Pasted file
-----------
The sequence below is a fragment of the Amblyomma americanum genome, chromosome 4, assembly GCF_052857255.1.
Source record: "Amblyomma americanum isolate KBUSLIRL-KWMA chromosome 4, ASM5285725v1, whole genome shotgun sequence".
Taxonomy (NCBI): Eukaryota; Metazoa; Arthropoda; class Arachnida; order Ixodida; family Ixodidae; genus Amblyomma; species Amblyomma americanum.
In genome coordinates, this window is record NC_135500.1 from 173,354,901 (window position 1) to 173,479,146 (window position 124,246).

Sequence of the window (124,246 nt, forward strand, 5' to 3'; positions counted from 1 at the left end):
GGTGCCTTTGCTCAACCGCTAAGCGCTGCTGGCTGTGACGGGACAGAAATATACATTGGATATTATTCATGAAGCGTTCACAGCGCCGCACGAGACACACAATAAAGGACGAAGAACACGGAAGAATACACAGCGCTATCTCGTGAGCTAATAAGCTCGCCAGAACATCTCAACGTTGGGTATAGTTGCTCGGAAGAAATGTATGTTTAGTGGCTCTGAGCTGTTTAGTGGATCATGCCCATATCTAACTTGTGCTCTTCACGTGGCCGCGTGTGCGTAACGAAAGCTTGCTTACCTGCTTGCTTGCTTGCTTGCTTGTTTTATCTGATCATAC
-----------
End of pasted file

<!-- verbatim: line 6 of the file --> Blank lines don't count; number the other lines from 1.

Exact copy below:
GGTGCCTTTGCTCAACCGCTAAGCGCTGCTGGCTGTGACGGGACAGAAATATACATTGGATATTATTCATGAAGCGTTCACAGCGCCGCACGAGACACACAATAAAGGACGAAGAACACGGAAGAATACACAGCGCTATCTCGTGAGCTAATAAGCTCGCCAGAACATCTCAACGTTGGGTATAGTTGCTCGGAAGAAATGTATGTTTAGTGGCTCTGAGCTGTTTAGTGGATCATGCCCATATCTAACTTGTGCTCTTCACGTGGCCGCGTGTGCGTAACGAAAGCTTGCTTACCTGCTTGCTTGCTTGCTTGCTTGTTTTATCTGATCATAC